Russian rapper Basta, who I wrote about in my From Russia With Rap blog, has even paid tribute:

If you prefer audio books, Youtube has a free English-language collection of videos- 33 consecutive videos that are around 35 minutes each.

The Next Step
After Master & Margarita, do yourself a favour and read Heart of a Dog. It follows suit of his sharp political satire and wise observations about both Russian culture and the dark side of humanity with the added science fiction element.

Heart of a Dog was a quick read for me, but I had to read it again immediately.

Obviously I am not the only one who was captivated by its chilling and devastating message.

A whole slew of other artists, as I have learned while writing this, including myself have written songs inspired by the collective works of Mikhail Bulgakov.


“Eyes mean a lot. Like a barometer. They tell you everything-they tell you who has a heart of stone, who would poke the toe of his boot in your ribs as soon as look at you-and who’s afraid of you. The cowards – they’re the ones whose ankles I like to snap at. If they’re scared, I go for them. Serve them right.” Bulgakov, Heart of a Dog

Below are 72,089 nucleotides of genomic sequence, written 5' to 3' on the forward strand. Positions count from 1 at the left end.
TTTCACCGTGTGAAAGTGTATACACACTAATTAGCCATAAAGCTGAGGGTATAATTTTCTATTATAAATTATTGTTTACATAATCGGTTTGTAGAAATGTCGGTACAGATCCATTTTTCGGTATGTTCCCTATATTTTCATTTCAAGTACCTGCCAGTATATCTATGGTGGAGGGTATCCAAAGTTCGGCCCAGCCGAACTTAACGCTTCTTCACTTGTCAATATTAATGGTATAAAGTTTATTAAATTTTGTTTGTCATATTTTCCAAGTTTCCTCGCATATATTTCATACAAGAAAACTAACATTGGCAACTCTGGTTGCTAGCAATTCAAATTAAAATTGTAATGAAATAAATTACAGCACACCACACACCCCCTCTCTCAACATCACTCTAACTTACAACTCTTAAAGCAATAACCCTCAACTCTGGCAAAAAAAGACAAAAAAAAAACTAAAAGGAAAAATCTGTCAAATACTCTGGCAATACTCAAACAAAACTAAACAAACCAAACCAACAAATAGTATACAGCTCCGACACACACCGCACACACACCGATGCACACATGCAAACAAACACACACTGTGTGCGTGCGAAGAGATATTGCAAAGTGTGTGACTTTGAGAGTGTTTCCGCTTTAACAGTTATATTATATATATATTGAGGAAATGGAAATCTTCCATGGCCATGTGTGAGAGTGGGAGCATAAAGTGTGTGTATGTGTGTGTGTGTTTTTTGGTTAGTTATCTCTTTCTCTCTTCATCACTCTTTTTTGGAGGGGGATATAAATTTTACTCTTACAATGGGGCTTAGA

“Cowardice is the most terrible of vices” -Bulgakov, Master & Margarita

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4 thoughts on “Cowardice is the Most Terrible of Vices: Bulgakov’s Moscow

  1. Pingback: Stary Arbat: the Punks, Spies, and Bourgie in Moscow | Fernweh